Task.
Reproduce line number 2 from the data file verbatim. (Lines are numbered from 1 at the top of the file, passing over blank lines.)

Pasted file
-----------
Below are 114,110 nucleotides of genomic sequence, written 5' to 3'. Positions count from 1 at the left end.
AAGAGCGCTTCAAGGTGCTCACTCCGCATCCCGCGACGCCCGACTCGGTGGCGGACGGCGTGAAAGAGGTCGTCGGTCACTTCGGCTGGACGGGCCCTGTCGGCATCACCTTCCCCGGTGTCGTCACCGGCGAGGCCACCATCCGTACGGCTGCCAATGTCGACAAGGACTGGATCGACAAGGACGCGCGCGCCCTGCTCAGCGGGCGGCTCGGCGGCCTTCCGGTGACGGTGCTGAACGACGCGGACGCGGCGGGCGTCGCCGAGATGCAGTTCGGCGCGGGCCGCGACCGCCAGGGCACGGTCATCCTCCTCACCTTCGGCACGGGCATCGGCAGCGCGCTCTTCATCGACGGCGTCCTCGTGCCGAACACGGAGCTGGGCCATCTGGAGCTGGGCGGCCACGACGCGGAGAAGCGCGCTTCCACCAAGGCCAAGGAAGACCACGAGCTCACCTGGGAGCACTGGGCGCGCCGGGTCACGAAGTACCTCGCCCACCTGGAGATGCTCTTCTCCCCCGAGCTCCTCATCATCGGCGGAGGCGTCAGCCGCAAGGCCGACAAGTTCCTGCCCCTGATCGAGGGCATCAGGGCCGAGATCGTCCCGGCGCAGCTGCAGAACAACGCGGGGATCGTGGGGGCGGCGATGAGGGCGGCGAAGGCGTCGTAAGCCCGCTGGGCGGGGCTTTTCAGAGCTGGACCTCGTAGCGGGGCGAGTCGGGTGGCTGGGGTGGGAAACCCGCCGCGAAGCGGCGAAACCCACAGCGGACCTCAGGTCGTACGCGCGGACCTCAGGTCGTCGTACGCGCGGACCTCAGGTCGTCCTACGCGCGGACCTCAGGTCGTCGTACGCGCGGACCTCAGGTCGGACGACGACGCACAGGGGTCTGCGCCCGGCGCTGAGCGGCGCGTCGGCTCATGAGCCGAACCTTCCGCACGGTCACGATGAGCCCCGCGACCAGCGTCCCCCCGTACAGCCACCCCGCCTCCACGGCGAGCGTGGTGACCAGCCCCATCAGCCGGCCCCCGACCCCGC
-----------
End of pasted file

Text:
AAGAGCGCTTCAAGGTGCTCACTCCGCATCCCGCGACGCCCGACTCGGTGGCGGACGGCGTGAAAGAGGTCGTCGGTCACTTCGGCTGGACGGGCCCTGTCGGCATCACCTTCCCCGGTGTCGTCACCGGCGAGGCCACCATCCGTACGGCTGCCAATGTCGACAAGGACTGGATCGACAAGGACGCGCGCGCCCTGCTCAGCGGGCGGCTCGGCGGCCTTCCGGTGACGGTGCTGAACGACGCGGACGCGGCGGGCGTCGCCGAGATGCAGTTCGGCGCGGGCCGCGACCGCCAGGGCACGGTCATCCTCCTCACCTTCGGCACGGGCATCGGCAGCGCGCTCTTCATCGACGGCGTCCTCGTGCCGAACACGGAGCTGGGCCATCTGGAGCTGGGCGGCCACGACGCGGAGAAGCGCGCTTCCACCAAGGCCAAGGAAGACCACGAGCTCACCTGGGAGCACTGGGCGCGCCGGGTCACGAAGTACCTCGCCCACCTGGAGATGCTCTTCTCCCCCGAGCTCCTCATCATCGGCGGAGGCGTCAGCCGCAAGGCCGACAAGTTCCTGCCCCTGATCGAGGGCATCAGGGCCGAGATCGTCCCGGCGCAGCTGCAGAACAACGCGGGGATCGTGGGGGCGGCGATGAGGGCGGCGAAGGCGTCGTAAGCCCGCTGGGCGGGGCTTTTCAGAGCTGGACCTCGTAGCGGGGCGAGTCGGGTGGCTGGGGTGGGAAACCCGCCGCGAAGCGGCGAAACCCACAGCGGACCTCAGGTCGTACGCGCGGACCTCAGGTCGTCGTACGCGCGGACCTCAGGTCGTCCTACGCGCGGACCTCAGGTCGTCGTACGCGCGGACCTCAGGTCGGACGACGACGCACAGGGGTCTGCGCCCGGCGCTGAGCGGCGCGTCGGCTCATGAGCCGAACCTTCCGCACGGTCACGATGAGCCCCGCGACCAGCGTCCCCCCGTACAGCCACCCCGCCTCCACGGCGAGCGTGGTGACCAGCCCCATCAGCCGGCCCCCGACCCCGC